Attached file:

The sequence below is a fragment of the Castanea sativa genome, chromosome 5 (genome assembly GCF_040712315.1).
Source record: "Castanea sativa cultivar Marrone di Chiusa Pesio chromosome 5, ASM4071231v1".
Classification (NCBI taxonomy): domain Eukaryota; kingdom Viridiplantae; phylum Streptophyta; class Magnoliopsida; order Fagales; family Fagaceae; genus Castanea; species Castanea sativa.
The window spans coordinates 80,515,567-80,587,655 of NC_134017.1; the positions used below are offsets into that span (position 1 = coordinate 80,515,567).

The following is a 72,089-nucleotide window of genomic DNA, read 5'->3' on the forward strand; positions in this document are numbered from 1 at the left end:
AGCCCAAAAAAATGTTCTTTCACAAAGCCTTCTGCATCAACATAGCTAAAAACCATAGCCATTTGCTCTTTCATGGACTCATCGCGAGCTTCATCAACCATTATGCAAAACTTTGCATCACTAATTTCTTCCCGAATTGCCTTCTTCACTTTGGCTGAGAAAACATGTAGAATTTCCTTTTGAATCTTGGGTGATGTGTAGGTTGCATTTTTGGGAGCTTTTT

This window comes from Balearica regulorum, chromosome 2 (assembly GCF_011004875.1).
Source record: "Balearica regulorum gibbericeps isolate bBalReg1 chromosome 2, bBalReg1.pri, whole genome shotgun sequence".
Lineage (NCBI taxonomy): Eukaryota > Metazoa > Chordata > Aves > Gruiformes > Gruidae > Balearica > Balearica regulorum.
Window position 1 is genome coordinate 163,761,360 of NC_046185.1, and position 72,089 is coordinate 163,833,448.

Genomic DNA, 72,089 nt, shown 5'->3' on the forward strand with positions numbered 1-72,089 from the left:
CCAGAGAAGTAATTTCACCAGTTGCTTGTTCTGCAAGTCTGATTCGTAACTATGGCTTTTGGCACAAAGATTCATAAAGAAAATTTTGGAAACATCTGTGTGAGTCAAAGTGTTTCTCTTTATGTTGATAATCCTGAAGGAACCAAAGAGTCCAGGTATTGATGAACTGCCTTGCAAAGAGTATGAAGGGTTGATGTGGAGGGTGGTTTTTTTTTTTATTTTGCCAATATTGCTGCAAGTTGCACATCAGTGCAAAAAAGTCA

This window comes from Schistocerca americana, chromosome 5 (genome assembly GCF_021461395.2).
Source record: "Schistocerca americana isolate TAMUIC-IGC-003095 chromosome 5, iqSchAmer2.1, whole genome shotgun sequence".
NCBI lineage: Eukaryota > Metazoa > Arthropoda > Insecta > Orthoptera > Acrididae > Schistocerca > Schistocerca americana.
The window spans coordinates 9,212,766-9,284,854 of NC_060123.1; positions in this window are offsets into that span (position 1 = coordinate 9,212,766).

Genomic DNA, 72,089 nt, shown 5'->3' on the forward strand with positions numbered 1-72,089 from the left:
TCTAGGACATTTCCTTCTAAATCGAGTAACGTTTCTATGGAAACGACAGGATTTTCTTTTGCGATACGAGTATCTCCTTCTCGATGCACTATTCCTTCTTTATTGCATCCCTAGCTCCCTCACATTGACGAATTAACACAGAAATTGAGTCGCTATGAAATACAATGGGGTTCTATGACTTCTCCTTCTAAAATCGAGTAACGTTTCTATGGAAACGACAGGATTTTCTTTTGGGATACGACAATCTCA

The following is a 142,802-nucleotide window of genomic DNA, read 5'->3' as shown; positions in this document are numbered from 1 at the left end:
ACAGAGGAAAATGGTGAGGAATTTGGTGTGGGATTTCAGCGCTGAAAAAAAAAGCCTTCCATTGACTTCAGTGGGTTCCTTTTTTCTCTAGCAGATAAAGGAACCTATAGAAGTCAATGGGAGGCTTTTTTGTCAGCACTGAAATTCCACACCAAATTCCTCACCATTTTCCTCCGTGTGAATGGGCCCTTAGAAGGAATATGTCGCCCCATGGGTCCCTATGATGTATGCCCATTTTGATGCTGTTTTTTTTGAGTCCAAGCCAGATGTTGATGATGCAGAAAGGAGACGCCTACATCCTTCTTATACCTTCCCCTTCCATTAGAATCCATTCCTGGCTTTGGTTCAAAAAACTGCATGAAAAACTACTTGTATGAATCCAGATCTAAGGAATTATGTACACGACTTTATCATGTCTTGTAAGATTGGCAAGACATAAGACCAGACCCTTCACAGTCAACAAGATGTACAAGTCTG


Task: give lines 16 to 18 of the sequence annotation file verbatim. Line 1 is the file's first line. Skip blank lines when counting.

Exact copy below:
The window spans coordinates 9,212,766-9,284,854 of NC_060123.1; positions in this window are offsets into that span (position 1 = coordinate 9,212,766).

Genomic DNA, 72,089 nt, shown 5'->3' on the forward strand with positions numbered 1-72,089 from the left:
TCTAGGACATTTCCTTCTAAATCGAGTAACGTTTCTATGGAAACGACAGGATTTTCTTTTGCGATACGAGTATCTCCTTCTCGATGCACTATTCCTTCTTTATTGCATCCCTAGCTCCCTCACATTGACGAATTAACACAGAAATTGAGTCGCTATGAAATACAATGGGGTTCTATGACTTCTCCTTCTAAAATCGAGTAACGTTTCTATGGAAACGACAGGATTTTCTTTTGGGATACGACAATCTCA